One time, Reed took a goal kick that landed on a teammate’s foot 85 yards away. The teammate scored, but the middle referee mistakenly called offside.

“There is no offside on a goal kick,” Bosc said. “But I guess (the referee) was shocked because he’d never seen a player kick the ball that far.”

Reed, 23, and his sister, Kristen, grew up playing soccer in their hometown of Oletha, Kan., where their father coached football. Kristen, 26, would go on to play semi-pro soccer. The family moved to Charlotte when Reed was in the fourth grade.

Morris Reed, who coached the kickers back in Kansas, imagined his son booting field goals long before his son could fathom it.

“I would tell him, ‘You might want to try to kick that oblong thing one of these days,’ ” Morris Reed said.

It wasn’t until the summer before his senior year of high school that Reed obliged. Being a perfectionist, he practiced religiously, and his mother, Pam, his father and his sister often shagged the footballs.

Reed attracted some college interest by drilling a 54-yard field goal, the second-longest in North Carolina state history. Still, he wanted to play soccer in college. Nothing worked out, so he decided to walk-on at North Carolina.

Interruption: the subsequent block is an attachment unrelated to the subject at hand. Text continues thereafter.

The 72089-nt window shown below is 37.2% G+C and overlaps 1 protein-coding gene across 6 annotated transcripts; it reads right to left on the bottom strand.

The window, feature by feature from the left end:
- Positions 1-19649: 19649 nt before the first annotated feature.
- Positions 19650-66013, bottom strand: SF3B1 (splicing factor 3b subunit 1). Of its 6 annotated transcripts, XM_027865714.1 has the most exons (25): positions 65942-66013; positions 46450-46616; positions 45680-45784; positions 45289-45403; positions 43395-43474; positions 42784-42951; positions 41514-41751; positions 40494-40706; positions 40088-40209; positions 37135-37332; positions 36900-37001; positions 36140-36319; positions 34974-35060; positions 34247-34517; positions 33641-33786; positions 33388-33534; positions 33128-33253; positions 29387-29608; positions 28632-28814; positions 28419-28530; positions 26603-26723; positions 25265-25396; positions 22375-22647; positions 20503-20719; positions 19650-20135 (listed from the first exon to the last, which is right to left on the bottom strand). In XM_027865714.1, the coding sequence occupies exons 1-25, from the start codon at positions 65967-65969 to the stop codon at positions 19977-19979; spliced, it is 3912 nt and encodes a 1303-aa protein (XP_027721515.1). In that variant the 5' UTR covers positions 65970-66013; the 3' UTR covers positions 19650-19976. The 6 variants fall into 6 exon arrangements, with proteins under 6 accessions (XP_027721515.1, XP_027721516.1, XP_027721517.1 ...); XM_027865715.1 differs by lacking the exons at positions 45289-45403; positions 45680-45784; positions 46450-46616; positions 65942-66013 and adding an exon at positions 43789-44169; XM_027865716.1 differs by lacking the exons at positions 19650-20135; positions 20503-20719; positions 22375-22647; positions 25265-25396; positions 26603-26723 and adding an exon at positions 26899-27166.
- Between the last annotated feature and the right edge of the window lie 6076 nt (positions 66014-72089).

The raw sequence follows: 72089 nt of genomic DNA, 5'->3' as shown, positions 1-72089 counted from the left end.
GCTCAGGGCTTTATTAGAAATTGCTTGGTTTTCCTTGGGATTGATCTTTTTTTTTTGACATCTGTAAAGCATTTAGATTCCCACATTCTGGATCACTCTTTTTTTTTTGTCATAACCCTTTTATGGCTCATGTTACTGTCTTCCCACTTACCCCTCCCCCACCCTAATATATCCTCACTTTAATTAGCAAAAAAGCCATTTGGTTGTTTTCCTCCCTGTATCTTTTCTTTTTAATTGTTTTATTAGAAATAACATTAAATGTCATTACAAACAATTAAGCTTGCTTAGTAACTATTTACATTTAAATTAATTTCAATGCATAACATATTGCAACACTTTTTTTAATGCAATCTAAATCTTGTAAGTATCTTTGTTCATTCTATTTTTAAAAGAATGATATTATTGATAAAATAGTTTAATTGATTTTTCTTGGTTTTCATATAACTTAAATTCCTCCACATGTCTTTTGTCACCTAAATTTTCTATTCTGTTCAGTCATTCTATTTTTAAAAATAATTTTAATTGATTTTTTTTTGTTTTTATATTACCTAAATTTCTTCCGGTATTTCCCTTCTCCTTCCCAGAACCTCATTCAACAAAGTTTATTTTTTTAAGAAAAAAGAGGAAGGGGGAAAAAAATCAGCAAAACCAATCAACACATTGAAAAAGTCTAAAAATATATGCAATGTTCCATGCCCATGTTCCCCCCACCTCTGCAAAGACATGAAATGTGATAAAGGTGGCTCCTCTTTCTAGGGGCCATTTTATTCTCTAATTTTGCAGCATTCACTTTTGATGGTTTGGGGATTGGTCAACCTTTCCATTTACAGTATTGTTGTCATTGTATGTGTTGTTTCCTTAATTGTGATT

“You’ll get a good education,” his father told him. “If something else happens, great.”

Something else happened, all right. Reed grew more serious about kicking when he attended a National Kicking Service camp with expert instructors. One of them was former NFL punter Gene Muriaty, whom Reed credits with helping him become an NFL-caliber kicker.

Reed earned the starting job his junior year and a scholarship soon after. He was one of 20 semifinalists for the Lou Groza Award, given to the top kicker in the nation. In two years, he made 28 of 36 field-goal tries and 66 of 67 PATs. The only PAT miss came on his final regular-season attempt — from 35 yards out after a penalty.

Once school was finished, Reed focused on the NFL.

A BREAK

First stop: New Orleans. Reed joined the Saints and made both his preseason field-goal attempts — from 28 and 29 yards — but was released. The New York Giants called next. Reed’s tryout at Giants Stadium was a disaster. The 30 mile-per-hour gusts killed him.

It was the only time Morris Reed sensed his son was losing hope.

“He called us and said, ‘I sucked,’ ” Morris Reed said. “But he kept working.”